This is a question that I find myself wondering about a fair deal, and I think the answer--which I haven't come to a firm conclusion on--has a to do with the potentials of the wiki medium.
I should jump in and say that, while wikipedia is a great reference, a great tool, and an important project, because it's the example of "what a wiki is" it has shaped how we think of the medium in a way that I'm not sure is particularly useful. The biggest wikia projects are encyclopedic studies of Star Wars and Star Trek, and while their material isn't quite suitable for wikipedia it is certainly in the same vein and tone.
The encyclopedia form has been revitalized by the wiki, by decentralizing the review process, democratizing (more or less) the focus and the creation of articles, but most importantly by removing the "space limitation" on content. Nevertheless I continue to be convinced that wikis as a forum are capable of so much more.
On the one hand, big projects, like the kind that might be recorded in a wiki, are never really completed as much as they are eventually abandoned. That sounds pessimistic, but I think it's ultimately productive: eventually a project has done what it needs to do, and what with perfection being unattainable, the productive thing to do is move on. The decision of when to do that is perhaps one of the most important decisions that a creator/artist can make about a work.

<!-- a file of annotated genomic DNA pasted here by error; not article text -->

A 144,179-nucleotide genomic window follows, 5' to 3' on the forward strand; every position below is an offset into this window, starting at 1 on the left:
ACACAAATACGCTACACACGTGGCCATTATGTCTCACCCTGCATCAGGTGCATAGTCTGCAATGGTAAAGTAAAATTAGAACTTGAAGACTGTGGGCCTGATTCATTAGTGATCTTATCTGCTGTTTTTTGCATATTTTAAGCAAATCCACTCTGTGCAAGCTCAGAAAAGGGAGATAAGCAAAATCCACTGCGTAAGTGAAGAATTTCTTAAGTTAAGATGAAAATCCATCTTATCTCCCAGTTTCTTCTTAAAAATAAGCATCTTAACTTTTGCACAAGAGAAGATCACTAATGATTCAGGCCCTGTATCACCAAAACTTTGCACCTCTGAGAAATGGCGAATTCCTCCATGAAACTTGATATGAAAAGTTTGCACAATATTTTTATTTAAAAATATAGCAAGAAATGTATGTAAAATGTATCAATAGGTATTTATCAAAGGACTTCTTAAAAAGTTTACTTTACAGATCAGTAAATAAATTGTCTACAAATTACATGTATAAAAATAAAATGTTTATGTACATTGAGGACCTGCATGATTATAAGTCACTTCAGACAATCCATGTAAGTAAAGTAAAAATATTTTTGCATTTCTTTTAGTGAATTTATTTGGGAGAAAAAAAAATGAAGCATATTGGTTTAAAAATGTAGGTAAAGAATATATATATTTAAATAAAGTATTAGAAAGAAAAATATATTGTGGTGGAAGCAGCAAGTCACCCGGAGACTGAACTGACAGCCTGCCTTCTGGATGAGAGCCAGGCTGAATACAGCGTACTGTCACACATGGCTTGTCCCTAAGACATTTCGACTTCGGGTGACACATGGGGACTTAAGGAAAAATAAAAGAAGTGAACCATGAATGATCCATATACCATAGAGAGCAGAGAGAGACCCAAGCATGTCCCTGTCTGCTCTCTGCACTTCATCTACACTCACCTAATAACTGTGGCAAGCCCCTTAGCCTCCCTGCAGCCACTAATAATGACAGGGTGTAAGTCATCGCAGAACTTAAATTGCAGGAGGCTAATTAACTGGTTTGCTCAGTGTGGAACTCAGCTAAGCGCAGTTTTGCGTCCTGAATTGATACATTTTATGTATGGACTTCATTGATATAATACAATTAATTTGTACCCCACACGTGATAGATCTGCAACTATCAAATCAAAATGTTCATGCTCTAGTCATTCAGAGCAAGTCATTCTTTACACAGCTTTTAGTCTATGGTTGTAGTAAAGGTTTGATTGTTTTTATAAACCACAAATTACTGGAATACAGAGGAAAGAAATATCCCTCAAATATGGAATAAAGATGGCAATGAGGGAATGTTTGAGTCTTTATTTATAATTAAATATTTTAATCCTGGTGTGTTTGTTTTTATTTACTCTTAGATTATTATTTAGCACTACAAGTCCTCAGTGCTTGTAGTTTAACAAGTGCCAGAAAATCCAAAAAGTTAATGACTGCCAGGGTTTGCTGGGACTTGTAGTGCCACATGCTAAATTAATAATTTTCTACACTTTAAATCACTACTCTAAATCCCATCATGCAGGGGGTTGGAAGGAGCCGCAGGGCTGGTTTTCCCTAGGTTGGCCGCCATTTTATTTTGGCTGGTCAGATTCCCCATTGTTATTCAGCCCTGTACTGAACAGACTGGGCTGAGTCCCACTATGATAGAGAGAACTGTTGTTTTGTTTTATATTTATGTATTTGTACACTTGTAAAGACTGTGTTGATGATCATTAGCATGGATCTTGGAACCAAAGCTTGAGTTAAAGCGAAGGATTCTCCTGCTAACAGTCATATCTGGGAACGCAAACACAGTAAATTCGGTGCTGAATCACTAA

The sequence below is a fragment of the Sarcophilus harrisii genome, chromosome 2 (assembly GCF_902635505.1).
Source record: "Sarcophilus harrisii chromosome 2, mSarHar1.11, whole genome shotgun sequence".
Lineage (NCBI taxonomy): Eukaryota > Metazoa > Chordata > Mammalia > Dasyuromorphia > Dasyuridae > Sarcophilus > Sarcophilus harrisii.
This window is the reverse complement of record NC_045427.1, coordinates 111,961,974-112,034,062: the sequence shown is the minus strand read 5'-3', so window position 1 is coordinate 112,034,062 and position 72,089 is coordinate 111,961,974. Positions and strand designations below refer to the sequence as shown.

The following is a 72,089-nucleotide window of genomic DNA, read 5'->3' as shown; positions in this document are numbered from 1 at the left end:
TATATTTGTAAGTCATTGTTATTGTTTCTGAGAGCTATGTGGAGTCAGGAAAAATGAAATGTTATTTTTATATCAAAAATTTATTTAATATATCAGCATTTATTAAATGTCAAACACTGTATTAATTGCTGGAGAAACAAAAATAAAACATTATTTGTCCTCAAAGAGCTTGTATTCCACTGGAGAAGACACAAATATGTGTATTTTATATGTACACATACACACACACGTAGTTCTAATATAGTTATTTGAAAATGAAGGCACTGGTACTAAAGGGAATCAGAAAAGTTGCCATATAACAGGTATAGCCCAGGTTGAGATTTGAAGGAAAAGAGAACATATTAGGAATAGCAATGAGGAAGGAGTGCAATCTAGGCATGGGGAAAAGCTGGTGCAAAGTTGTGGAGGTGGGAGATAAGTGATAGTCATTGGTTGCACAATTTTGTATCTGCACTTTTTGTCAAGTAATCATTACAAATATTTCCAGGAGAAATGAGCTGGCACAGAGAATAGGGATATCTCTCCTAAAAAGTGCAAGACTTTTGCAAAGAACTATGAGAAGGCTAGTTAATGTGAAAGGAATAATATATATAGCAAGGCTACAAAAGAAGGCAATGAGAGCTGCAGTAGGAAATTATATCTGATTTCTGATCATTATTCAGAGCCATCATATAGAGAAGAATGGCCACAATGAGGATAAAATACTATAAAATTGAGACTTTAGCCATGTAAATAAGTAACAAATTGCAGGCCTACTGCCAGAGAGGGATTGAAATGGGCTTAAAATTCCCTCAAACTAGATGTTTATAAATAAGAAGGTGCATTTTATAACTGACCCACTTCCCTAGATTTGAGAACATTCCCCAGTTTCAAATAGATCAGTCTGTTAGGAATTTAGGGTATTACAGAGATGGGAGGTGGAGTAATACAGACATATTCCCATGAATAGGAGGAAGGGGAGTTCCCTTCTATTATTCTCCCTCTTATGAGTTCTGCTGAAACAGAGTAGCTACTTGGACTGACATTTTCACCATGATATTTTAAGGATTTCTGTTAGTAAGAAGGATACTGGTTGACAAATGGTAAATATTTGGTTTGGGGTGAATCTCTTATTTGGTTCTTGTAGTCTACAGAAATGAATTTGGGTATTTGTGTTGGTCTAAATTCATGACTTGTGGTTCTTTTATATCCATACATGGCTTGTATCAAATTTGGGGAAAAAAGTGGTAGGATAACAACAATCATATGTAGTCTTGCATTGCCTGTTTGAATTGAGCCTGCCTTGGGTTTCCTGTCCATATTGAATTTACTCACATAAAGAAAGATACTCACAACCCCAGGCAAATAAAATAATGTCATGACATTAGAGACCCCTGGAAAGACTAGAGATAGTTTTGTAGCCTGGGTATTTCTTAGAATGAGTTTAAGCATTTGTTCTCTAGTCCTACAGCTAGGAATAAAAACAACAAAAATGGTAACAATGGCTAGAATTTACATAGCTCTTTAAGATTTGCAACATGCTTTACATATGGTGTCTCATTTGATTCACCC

But who makes that kind of decision about a wiki? Is there a point where people just abandon a wiki? While wiki's are collaborative, that's not to say that they don't have leadership (wikipeida's leadership organization is epic, for example,) but who makes these kinds of decisions?
While I'm prone taking an entire wiki as a single document, the fact that a wiki is really a network of tightly connected texts surely has baring on the answer to the question.
Software projects use the concept of "stable releases" and a "release cycle" to ensure that a project can both continue to develop, and exist as finished cycles. The debian project has it's own procedure for encouraging ongoing development of their system/packages and creating rock solid stable systems.
Additionally, while most wiki's have semi sophisticated version control systems, they for the most part don't have a concept of "branches," which might be helpful for implementing a stable wiki/wiki branch system. Even ikiwiki, which can use systems like git to store history, doesn't have a good display system for switching between branches/revisions.
I'm not sure--of course--if there are really good answers to these questions. While I haven't begun to post any of them, there are a number of projects that I've been playing with in my mind (and locally on my own computer) that are wikis, but I've been hesitant to let them go into the wild in part because of issues like the one discussed above. And above all, if the wiki format is going to grow away from and independently of the encyclopedia format, I think we need to begin discussing questions like that.
So there. Onward and Upward!